“This is a monumental moment where the international community has publicly highlighted that these horrific laws simply must end.”
Ruth Baldacchino and Helen Kennedy, co-Secretaries General at ILGA, added: “The entrenched patriarchy and gender stereotyping behind adultery laws are the same causes behind laws that seek to criminalise and execute persons for consensual same-sex relations.
“These laws don’t just affect those with non-normative sexual orientations. Trans and gender non-conforming persons also face oppression and violence because of them. We stand together in solidarity.”
UN Secretary-General António Guterres recently released a report on the question of the death penalty where he examined its disproportionate impact on different groups and its discriminatory use based on gender or sexual orientation.
He wrote: “The imposition of the death penalty for offences relating to consensual homosexual conduct continues to be provided for in the legislation of many States.
“While few cases of executions for consensual same-sex conduct have been carried out recently, the existence of such laws discriminates against the conduct of lesbian, gay, bisexual and transgender persons.”
He added: “Those laws also send a social message. They have an intimidating effect and can create an enabling environment for acts of violence and stigma.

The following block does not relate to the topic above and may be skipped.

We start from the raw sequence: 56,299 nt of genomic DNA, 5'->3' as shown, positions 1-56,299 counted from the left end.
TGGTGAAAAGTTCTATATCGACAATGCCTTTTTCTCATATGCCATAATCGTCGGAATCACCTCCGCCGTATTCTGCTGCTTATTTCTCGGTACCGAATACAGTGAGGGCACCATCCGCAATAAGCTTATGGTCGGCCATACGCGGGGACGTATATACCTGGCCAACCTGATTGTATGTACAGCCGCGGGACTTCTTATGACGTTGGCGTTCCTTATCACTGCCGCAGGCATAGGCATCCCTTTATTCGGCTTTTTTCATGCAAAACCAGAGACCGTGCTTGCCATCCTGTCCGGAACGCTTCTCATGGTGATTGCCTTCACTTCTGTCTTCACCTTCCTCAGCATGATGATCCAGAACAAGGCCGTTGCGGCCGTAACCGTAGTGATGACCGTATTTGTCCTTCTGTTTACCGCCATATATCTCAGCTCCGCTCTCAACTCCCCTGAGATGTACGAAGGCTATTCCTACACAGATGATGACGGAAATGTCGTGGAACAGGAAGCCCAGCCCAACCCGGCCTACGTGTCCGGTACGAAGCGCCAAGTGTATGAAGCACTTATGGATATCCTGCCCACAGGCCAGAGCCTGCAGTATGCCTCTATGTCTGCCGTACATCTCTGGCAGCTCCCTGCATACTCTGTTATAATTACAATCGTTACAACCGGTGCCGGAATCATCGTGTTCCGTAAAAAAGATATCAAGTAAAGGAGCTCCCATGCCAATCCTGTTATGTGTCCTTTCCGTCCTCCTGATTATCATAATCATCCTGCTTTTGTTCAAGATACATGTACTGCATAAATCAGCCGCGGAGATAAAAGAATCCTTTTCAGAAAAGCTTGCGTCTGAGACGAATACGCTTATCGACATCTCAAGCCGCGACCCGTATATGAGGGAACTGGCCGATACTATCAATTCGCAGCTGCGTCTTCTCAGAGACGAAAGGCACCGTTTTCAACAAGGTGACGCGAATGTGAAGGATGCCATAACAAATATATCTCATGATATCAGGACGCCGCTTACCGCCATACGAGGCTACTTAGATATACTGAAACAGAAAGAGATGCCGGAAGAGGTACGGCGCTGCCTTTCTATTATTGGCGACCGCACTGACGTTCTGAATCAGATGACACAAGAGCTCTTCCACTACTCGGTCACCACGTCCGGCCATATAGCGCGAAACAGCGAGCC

“The Human Rights Committee and the Committee on Economic, Social and Cultural Rights have expressed concern at the fact that consensual same-sex relations remain a crime punishable by death in some countries and have concluded that the application of the death penalty in that context represents a grave violation of human rights, including the rights to life, privacy and non-discrimination.
“The Special Rapporteur on extrajudicial, summary or arbitrary executions has reiterated that death sentences may be imposed only for the most serious crimes and that offences related to homosexual conduct and sexual relations between consenting adults do not meet that threshold.
“The European Union guidelines on the death penalty also emphasize that the death penalty must not be applied or used in a discriminatory manner on any ground, including sex or sexual orientation.”
In the US, President Trump recently threw his support behind a Senate candidate who may support the death penalty for gay people.
Trump is backing Republican candidate Roy Moore, who has refused to say whether he supports gay people being put to death.
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Asked if gay people should be executed, he said: “Well I don’t, you know, I’m not here to outline any punishments for sodomy.
“That’s far beyond any issues I’ve come in contact with. I can’t help what some people say, what some people do.”
Moore has appeared multiple times on a radio show hosted by pastor Kevin Swanson, who is known for preaching that gay people must be stoned to death.
At the event, Swanson shouted: “Yes, Leviticus calls for the death penalty for homosexuals! Yes, the Apostle Paul does say that homosexuals are worthy of death! His words, not mine, and [screaming] I AM NOT ASHAMED! I am not ashamed of the truth of the word of God!”